A computer science club at Fukuyama Technical High School in Japan created a virtual reality experience depicting the events of the atomic bomb dropped on Hiroshima.
The 73rd anniversary of that event, in which the United States dropped the first atomic bomb ever used against another country, occurs this Monday. The U.S. remains the only nation to ever use a nuclear bomb in a war.
The high school students said they hope that never changes, and that this VR experience will encourage future generations of world leaders to avoid use of such devices. The VR shows how the city looked before, during, and after the atomic bomb was detonated.
“Even without language, once you see the images, you understand. That is definitely one of the merits of this VR experience,” Mei Okada, one of the students working on the project, said.
It took the students more than two years to complete their project. The five-minute experience, which allows users to enter into buildings and walk around the city, required the students to find old photographs and postcards in order to recreate the city.
Their work paid off: former residents of the city who remember life before the explosion happened say that it is very authentic.
“Those who knew the city very well tell us it’s done very well. They say it’s very nostalgic,” said Katsushi Hasegawa, the teacher who advised the students working on the project. “Sometimes they start to reminisce about their memories from that time, and it really makes me glad that we created this.”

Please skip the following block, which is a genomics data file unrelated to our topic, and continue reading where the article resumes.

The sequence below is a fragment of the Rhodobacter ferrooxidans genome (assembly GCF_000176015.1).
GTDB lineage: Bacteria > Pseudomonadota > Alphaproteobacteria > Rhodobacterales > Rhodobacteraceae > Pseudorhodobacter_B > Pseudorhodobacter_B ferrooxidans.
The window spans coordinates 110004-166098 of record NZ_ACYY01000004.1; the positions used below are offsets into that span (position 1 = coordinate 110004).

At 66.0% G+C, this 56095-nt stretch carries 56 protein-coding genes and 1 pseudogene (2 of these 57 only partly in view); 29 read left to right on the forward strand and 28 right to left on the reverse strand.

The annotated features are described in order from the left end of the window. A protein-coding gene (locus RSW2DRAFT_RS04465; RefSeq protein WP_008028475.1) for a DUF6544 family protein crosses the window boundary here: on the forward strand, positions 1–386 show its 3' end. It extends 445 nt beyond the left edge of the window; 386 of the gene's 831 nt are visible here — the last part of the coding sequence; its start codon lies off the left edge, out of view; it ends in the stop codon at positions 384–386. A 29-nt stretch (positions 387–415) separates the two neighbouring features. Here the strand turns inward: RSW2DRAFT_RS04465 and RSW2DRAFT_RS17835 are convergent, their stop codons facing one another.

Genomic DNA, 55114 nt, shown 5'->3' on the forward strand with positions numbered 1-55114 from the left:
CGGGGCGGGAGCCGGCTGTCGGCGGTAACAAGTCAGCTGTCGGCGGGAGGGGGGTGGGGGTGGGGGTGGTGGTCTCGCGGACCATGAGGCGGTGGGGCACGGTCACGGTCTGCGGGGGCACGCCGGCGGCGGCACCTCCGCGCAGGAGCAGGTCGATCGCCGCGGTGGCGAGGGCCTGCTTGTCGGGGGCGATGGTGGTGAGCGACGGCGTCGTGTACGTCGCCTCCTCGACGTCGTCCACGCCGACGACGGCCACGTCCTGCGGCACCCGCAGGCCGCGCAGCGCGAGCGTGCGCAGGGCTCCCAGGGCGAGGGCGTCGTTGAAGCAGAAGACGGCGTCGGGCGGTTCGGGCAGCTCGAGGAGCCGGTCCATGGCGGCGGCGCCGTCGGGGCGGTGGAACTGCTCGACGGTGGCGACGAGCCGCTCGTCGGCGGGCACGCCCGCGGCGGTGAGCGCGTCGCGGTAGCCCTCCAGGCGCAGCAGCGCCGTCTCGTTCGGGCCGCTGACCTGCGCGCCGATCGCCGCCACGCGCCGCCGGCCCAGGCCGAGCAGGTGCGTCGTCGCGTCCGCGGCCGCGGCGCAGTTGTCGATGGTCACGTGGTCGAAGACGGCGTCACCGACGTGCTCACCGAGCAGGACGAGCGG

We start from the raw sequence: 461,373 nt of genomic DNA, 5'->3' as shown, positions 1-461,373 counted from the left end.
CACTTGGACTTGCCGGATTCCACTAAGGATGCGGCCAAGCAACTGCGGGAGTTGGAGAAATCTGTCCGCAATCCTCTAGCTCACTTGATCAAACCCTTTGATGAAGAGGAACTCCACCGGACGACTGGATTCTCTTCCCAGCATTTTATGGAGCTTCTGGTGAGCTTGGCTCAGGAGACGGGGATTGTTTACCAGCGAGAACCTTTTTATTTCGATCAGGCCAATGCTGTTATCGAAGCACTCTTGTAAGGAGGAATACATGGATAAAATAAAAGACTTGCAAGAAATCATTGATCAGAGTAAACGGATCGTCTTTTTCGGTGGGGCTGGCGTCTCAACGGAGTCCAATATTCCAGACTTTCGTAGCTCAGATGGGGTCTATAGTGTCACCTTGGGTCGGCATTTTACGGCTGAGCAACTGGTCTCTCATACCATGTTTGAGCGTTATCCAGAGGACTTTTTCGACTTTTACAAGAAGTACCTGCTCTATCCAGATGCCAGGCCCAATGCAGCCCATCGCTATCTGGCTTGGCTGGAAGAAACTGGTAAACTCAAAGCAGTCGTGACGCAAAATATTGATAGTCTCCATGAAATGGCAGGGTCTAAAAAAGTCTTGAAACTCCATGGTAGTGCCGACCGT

The atomic bomb that was dropped on Hiroshima was followed by a second blast on Nagasaki, Japan, three days later. Six days following the second atomic bomb, Japan offered its surrender to the U.S., ending World War II.
Although the bomb brought about a faster end to the war, the consequences of using it were tremendous. Beyond the deaths caused by the initial blast, tens of thousands died from the after-effects of radiation poisoning and other issues. In all, between 90,000 and 120,000 residents of Hiroshima perished by the end of December 1945.
The fear of such a bomb existing, of being used elsewhere, also remains a consequence of that day.
The goal of working toward never seeing another nuclear blast like this again by an aggressor country is indeed a noble one, and the students deserve commendations for their efforts. While some leaders have demonstrated a remarkable disregard for the power (and terror) such weapons yield, these students show a truer understanding of what it would mean for the world to see another bomb being dropped, giving us all a first-person view of how devastating that would be.
Banner/thumbnail image credit: Thin Lei Win/Reuters